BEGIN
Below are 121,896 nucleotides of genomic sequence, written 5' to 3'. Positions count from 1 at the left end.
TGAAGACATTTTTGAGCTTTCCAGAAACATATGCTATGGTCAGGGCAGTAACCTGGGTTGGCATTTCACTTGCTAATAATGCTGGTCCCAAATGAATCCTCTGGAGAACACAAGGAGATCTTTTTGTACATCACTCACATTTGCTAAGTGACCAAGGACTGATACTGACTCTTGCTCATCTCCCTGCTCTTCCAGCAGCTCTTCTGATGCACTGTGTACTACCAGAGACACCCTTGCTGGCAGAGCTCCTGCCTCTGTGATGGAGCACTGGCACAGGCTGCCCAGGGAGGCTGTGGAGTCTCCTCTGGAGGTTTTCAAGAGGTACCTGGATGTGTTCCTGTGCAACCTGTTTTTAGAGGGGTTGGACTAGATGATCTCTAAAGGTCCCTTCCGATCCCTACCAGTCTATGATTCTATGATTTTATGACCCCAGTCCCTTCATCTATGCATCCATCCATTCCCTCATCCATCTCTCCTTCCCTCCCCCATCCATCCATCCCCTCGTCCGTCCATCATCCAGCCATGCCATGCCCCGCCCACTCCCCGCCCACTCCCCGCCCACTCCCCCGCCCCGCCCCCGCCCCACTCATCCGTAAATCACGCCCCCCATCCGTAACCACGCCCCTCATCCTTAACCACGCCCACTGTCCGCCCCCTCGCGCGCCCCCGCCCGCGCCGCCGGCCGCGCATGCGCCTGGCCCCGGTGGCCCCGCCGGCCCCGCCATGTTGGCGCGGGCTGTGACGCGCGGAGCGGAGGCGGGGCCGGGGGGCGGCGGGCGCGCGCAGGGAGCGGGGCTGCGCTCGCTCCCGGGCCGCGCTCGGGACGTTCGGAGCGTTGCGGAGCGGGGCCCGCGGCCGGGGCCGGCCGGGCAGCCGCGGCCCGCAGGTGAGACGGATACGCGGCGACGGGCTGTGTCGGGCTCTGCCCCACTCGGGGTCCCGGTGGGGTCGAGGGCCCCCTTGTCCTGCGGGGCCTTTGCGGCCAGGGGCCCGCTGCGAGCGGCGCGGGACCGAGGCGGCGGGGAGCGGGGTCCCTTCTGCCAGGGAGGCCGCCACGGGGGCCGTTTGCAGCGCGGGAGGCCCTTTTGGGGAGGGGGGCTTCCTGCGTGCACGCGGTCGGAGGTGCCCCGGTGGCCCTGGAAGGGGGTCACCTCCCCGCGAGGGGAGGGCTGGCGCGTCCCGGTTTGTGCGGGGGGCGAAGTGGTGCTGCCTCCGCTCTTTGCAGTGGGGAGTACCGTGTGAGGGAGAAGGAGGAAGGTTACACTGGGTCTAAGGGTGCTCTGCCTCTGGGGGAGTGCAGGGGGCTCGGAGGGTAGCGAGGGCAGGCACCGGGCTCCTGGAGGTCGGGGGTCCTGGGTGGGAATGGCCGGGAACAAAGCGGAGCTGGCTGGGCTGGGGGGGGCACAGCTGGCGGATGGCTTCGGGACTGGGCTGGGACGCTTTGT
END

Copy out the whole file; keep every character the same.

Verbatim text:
Below are 121,896 nucleotides of genomic sequence, written 5' to 3'. Positions count from 1 at the left end.
TGAAGACATTTTTGAGCTTTCCAGAAACATATGCTATGGTCAGGGCAGTAACCTGGGTTGGCATTTCACTTGCTAATAATGCTGGTCCCAAATGAATCCTCTGGAGAACACAAGGAGATCTTTTTGTACATCACTCACATTTGCTAAGTGACCAAGGACTGATACTGACTCTTGCTCATCTCCCTGCTCTTCCAGCAGCTCTTCTGATGCACTGTGTACTACCAGAGACACCCTTGCTGGCAGAGCTCCTGCCTCTGTGATGGAGCACTGGCACAGGCTGCCCAGGGAGGCTGTGGAGTCTCCTCTGGAGGTTTTCAAGAGGTACCTGGATGTGTTCCTGTGCAACCTGTTTTTAGAGGGGTTGGACTAGATGATCTCTAAAGGTCCCTTCCGATCCCTACCAGTCTATGATTCTATGATTTTATGACCCCAGTCCCTTCATCTATGCATCCATCCATTCCCTCATCCATCTCTCCTTCCCTCCCCCATCCATCCATCCCCTCGTCCGTCCATCATCCAGCCATGCCATGCCCCGCCCACTCCCCGCCCACTCCCCGCCCACTCCCCCGCCCCGCCCCCGCCCCACTCATCCGTAAATCACGCCCCCCATCCGTAACCACGCCCCTCATCCTTAACCACGCCCACTGTCCGCCCCCTCGCGCGCCCCCGCCCGCGCCGCCGGCCGCGCATGCGCCTGGCCCCGGTGGCCCCGCCGGCCCCGCCATGTTGGCGCGGGCTGTGACGCGCGGAGCGGAGGCGGGGCCGGGGGGCGGCGGGCGCGCGCAGGGAGCGGGGCTGCGCTCGCTCCCGGGCCGCGCTCGGGACGTTCGGAGCGTTGCGGAGCGGGGCCCGCGGCCGGGGCCGGCCGGGCAGCCGCGGCCCGCAGGTGAGACGGATACGCGGCGACGGGCTGTGTCGGGCTCTGCCCCACTCGGGGTCCCGGTGGGGTCGAGGGCCCCCTTGTCCTGCGGGGCCTTTGCGGCCAGGGGCCCGCTGCGAGCGGCGCGGGACCGAGGCGGCGGGGAGCGGGGTCCCTTCTGCCAGGGAGGCCGCCACGGGGGCCGTTTGCAGCGCGGGAGGCCCTTTTGGGGAGGGGGGCTTCCTGCGTGCACGCGGTCGGAGGTGCCCCGGTGGCCCTGGAAGGGGGTCACCTCCCCGCGAGGGGAGGGCTGGCGCGTCCCGGTTTGTGCGGGGGGCGAAGTGGTGCTGCCTCCGCTCTTTGCAGTGGGGAGTACCGTGTGAGGGAGAAGGAGGAAGGTTACACTGGGTCTAAGGGTGCTCTGCCTCTGGGGGAGTGCAGGGGGCTCGGAGGGTAGCGAGGGCAGGCACCGGGCTCCTGGAGGTCGGGGGTCCTGGGTGGGAATGGCCGGGAACAAAGCGGAGCTGGCTGGGCTGGGGGGGGCACAGCTGGCGGATGGCTTCGGGACTGGGCTGGGACGCTTTGT